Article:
Martine White has been assessed as requiring to undertake ‘work related activity’ in order to continue receiving Employment and Support Allowance. Ms White was born with disabilities from thalidomide. She explains: “It is impossible. I can’t walk properly, I can’t stand, I can’t pick things up, I get dizzy with the brain tumour and I’m blind in one eye and deaf in both ears. It is depressing. What am I going to do?” Many people will blame Atos, the firm undertaking the assessments, but they are doing what they have been commissioned to do. This one is down to the government.
People receive ESA because it is not reasonable to expect them to work – at least, that is what the law says. Their entitlement is assessed by a points scheme. Then some are assigned to the ‘support group’, where they will receive support, and others are required to undertake work-related activity.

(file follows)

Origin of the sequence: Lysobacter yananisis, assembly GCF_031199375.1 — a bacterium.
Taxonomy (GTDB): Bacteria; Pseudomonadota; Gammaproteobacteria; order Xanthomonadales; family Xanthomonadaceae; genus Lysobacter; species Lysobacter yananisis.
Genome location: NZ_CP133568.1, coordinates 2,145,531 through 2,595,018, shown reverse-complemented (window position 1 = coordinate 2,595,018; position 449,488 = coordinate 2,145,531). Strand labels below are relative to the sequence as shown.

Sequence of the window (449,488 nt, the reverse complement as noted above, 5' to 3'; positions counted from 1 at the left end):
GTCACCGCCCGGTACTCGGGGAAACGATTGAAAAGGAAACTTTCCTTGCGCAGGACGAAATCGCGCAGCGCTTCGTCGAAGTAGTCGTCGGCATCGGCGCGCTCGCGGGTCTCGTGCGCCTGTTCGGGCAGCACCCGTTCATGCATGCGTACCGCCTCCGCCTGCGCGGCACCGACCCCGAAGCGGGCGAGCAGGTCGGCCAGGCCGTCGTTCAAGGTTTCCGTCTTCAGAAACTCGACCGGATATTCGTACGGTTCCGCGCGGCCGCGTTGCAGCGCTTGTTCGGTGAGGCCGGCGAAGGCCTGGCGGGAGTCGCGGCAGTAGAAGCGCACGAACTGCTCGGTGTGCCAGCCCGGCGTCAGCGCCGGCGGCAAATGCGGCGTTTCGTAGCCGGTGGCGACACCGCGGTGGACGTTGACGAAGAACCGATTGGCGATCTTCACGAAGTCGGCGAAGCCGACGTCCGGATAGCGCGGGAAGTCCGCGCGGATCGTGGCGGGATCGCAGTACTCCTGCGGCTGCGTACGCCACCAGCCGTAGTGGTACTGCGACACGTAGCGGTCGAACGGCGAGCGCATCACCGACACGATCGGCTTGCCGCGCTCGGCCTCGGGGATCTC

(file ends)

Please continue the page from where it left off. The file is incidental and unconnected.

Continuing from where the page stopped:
When the last Labour government laid out this scheme, they promised that there would be regulations to identify who would be asked to undertake work-related activity. But they did not do so, and nor did the coalition government when they reviewed the regulations. They have relied instead on the assumption that everyone who is not specifically identified as belonging to the support group must be liable for work related activity – even though it is accepted that it is not reasonable to ask them to work. That position has still to be tested in court.